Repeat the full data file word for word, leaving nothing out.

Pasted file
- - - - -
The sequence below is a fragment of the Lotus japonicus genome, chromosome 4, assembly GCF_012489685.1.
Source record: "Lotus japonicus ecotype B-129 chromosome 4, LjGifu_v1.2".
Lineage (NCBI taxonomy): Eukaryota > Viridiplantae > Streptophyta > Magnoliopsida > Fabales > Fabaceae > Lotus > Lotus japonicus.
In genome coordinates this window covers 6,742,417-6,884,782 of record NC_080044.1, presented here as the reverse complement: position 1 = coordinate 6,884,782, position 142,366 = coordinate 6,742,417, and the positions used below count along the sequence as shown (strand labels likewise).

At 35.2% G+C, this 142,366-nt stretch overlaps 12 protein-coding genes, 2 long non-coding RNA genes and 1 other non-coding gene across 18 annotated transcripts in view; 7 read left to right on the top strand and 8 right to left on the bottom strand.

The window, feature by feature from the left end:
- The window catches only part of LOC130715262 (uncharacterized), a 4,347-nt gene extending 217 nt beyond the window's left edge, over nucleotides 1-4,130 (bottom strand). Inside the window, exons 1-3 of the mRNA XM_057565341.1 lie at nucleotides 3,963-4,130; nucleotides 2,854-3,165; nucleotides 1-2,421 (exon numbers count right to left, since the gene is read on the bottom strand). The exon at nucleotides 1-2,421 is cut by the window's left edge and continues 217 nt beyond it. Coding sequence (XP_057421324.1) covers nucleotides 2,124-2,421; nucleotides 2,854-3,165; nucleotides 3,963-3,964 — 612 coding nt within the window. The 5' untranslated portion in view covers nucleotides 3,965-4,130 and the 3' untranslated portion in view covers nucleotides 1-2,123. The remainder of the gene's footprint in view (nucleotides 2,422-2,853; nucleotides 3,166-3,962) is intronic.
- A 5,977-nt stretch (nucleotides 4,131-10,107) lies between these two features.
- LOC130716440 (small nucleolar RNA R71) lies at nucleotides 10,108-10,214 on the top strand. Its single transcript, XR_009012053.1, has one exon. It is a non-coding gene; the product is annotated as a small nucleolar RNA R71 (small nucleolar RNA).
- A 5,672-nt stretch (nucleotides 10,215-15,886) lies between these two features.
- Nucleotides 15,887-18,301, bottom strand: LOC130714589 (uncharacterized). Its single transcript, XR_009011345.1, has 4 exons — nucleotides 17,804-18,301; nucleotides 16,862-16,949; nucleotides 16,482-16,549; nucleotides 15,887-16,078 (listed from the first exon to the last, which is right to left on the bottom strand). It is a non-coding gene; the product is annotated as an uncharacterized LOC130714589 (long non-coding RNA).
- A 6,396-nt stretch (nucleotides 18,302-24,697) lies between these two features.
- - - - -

The sequence below is a fragment of the Lotus japonicus genome, chromosome 4, assembly GCF_012489685.1.
Source record: "Lotus japonicus ecotype B-129 chromosome 4, LjGifu_v1.2".
Lineage (NCBI taxonomy): Eukaryota > Viridiplantae > Streptophyta > Magnoliopsida > Fabales > Fabaceae > Lotus > Lotus japonicus.
In genome coordinates this window covers 6,742,417-6,884,782 of record NC_080044.1, presented here as the reverse complement: position 1 = coordinate 6,884,782, position 142,366 = coordinate 6,742,417, and the positions used below count along the sequence as shown (strand labels likewise).

At 35.2% G+C, this 142,366-nt stretch overlaps 12 protein-coding genes, 2 long non-coding RNA genes and 1 other non-coding gene across 18 annotated transcripts in view; 7 read left to right on the top strand and 8 right to left on the bottom strand.

The window, feature by feature from the left end:
- The window catches only part of LOC130715262 (uncharacterized), a 4,347-nt gene extending 217 nt beyond the window's left edge, over nucleotides 1-4,130 (bottom strand). Inside the window, exons 1-3 of the mRNA XM_057565341.1 lie at nucleotides 3,963-4,130; nucleotides 2,854-3,165; nucleotides 1-2,421 (exon numbers count right to left, since the gene is read on the bottom strand). The exon at nucleotides 1-2,421 is cut by the window's left edge and continues 217 nt beyond it. Coding sequence (XP_057421324.1) covers nucleotides 2,124-2,421; nucleotides 2,854-3,165; nucleotides 3,963-3,964 — 612 coding nt within the window. The 5' untranslated portion in view covers nucleotides 3,965-4,130 and the 3' untranslated portion in view covers nucleotides 1-2,123. The remainder of the gene's footprint in view (nucleotides 2,422-2,853; nucleotides 3,166-3,962) is intronic.
- A 5,977-nt stretch (nucleotides 4,131-10,107) lies between these two features.
- LOC130716440 (small nucleolar RNA R71) lies at nucleotides 10,108-10,214 on the top strand. Its single transcript, XR_009012053.1, has one exon. It is a non-coding gene; the product is annotated as a small nucleolar RNA R71 (small nucleolar RNA).
- A 5,672-nt stretch (nucleotides 10,215-15,886) lies between these two features.
- Nucleotides 15,887-18,301, bottom strand: LOC130714589 (uncharacterized). Its single transcript, XR_009011345.1, has 4 exons — nucleotides 17,804-18,301; nucleotides 16,862-16,949; nucleotides 16,482-16,549; nucleotides 15,887-16,078 (listed from the first exon to the last, which is right to left on the bottom strand). It is a non-coding gene; the product is annotated as an uncharacterized LOC130714589 (long non-coding RNA).
- A 6,396-nt stretch (nucleotides 18,302-24,697) lies between these two features.